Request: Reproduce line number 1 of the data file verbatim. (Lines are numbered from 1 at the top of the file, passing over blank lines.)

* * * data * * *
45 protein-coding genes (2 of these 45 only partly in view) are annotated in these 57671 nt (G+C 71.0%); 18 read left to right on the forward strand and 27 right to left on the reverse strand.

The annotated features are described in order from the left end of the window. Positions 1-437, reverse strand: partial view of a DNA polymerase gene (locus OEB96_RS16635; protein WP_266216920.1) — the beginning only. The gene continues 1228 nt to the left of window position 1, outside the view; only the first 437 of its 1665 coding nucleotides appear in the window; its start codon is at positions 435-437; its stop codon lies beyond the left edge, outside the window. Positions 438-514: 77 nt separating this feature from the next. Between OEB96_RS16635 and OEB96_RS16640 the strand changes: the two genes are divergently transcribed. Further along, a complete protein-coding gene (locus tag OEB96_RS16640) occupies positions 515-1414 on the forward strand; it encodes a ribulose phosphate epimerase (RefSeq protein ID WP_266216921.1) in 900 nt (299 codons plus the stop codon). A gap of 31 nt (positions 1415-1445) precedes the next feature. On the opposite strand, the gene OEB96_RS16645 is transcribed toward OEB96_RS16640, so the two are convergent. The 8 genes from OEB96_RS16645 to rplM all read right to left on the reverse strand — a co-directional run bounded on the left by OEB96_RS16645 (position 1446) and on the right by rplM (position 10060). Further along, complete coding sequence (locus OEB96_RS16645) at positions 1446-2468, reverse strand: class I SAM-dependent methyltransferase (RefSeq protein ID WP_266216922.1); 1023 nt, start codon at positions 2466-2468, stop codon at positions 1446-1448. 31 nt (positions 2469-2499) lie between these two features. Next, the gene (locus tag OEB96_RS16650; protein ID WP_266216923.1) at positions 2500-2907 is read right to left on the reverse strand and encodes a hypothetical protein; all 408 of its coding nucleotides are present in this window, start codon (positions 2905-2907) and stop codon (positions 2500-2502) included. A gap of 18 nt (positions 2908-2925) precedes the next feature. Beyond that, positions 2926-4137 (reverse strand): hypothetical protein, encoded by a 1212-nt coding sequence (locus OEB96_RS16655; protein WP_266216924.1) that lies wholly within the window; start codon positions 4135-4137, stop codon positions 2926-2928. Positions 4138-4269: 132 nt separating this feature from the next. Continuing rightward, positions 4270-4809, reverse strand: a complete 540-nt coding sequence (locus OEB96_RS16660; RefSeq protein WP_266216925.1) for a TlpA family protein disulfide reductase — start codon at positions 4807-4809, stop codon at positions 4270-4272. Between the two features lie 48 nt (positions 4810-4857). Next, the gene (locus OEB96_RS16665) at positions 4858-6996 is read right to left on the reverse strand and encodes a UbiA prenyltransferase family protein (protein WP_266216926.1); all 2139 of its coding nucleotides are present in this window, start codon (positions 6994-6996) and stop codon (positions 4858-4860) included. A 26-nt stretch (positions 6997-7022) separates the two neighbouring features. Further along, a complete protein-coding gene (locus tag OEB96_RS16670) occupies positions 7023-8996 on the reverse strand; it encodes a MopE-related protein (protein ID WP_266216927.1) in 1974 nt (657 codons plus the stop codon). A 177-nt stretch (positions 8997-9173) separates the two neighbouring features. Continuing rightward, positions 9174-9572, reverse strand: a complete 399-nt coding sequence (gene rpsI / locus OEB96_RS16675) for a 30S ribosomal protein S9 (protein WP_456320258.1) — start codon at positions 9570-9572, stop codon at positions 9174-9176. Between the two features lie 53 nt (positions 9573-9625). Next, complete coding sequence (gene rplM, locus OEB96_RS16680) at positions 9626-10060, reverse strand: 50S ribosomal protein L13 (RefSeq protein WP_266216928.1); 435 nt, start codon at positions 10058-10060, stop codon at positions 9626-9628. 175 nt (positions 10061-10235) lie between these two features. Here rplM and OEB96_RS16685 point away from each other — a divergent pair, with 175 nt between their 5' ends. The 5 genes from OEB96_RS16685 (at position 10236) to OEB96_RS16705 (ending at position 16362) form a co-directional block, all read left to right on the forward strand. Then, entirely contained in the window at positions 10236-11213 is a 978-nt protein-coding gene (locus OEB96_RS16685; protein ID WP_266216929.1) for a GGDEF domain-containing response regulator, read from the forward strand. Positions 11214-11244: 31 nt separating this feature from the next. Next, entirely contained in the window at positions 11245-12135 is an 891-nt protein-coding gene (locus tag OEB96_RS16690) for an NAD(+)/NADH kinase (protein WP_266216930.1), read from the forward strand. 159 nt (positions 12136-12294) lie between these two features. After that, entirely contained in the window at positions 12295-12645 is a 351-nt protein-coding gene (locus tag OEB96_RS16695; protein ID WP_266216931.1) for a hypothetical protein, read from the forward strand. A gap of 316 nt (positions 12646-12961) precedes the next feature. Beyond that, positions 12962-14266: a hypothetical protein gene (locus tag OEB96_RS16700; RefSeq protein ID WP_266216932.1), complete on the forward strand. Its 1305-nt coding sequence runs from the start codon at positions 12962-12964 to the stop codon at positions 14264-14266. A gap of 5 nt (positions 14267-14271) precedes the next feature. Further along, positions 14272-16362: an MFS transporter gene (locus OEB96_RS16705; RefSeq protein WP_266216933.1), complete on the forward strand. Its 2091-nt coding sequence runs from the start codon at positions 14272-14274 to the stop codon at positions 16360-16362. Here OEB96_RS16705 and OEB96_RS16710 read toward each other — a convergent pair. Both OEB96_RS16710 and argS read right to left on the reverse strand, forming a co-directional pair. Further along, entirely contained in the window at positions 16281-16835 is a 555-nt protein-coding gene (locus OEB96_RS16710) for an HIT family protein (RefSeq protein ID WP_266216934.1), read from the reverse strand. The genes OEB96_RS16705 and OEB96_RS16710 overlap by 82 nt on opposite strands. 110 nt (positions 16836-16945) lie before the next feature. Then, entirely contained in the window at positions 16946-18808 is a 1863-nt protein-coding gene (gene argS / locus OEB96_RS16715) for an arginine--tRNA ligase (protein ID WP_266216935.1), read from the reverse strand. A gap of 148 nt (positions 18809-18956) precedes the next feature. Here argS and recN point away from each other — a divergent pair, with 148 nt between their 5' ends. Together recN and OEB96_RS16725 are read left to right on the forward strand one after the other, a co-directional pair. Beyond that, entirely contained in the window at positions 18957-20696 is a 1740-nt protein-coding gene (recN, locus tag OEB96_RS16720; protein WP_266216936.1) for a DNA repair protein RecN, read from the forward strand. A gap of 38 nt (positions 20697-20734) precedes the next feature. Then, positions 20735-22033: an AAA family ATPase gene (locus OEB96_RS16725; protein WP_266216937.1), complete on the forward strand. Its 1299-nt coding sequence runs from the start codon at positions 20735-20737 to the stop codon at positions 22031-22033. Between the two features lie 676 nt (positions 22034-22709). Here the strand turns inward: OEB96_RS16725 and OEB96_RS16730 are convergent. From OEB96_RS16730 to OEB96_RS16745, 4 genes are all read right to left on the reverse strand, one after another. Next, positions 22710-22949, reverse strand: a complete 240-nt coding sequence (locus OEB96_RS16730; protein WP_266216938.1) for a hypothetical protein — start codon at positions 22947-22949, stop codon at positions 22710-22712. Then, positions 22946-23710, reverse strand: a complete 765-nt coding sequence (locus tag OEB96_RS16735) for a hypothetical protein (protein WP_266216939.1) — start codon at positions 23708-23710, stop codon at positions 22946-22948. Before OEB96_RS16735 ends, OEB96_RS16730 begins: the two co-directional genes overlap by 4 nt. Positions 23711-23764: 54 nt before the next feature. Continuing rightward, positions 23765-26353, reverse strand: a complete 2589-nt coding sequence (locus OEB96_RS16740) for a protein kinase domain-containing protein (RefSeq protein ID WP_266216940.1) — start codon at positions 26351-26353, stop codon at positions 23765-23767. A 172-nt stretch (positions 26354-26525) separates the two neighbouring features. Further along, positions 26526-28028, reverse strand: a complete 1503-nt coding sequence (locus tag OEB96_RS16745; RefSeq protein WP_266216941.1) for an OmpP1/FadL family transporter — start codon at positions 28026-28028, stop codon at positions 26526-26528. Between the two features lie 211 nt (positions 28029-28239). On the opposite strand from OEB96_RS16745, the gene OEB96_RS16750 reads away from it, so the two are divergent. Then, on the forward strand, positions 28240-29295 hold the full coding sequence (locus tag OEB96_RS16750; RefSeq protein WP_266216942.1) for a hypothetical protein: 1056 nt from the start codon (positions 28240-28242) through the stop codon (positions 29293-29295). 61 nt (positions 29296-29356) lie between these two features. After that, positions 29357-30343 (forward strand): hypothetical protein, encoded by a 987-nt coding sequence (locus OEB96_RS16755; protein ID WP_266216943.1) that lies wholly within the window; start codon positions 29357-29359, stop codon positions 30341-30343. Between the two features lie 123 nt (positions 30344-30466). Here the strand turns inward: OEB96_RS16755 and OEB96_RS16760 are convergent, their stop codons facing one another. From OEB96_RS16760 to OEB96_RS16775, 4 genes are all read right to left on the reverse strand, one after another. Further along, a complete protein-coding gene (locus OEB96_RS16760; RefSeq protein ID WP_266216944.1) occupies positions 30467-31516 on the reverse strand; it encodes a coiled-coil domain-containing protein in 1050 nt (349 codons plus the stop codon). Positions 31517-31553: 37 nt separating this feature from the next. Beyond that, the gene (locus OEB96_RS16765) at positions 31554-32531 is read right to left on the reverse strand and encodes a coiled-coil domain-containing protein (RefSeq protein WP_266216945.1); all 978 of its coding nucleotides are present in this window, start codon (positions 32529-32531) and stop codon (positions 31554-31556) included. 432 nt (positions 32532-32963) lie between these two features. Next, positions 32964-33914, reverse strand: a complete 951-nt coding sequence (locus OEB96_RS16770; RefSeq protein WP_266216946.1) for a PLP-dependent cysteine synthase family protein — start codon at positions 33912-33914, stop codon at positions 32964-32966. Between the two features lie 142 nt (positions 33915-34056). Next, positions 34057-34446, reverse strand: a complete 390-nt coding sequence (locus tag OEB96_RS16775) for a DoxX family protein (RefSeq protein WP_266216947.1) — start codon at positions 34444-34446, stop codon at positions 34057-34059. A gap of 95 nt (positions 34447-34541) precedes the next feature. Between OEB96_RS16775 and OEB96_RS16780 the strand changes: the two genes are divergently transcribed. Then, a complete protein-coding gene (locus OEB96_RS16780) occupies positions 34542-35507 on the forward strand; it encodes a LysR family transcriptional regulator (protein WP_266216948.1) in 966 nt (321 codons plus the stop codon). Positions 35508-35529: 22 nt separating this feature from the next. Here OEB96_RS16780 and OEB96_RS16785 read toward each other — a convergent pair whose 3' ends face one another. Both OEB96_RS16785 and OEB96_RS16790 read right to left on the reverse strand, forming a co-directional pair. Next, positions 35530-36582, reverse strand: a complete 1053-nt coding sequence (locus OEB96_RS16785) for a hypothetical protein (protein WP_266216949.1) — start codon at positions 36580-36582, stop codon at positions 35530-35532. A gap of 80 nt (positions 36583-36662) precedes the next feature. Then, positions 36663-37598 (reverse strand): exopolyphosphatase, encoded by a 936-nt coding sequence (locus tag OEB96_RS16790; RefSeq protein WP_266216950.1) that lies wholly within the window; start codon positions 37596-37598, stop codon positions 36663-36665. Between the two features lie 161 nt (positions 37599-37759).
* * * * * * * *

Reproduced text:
45 protein-coding genes (2 of these 45 only partly in view) are annotated in these 57671 nt (G+C 71.0%); 18 read left to right on the forward strand and 27 right to left on the reverse strand.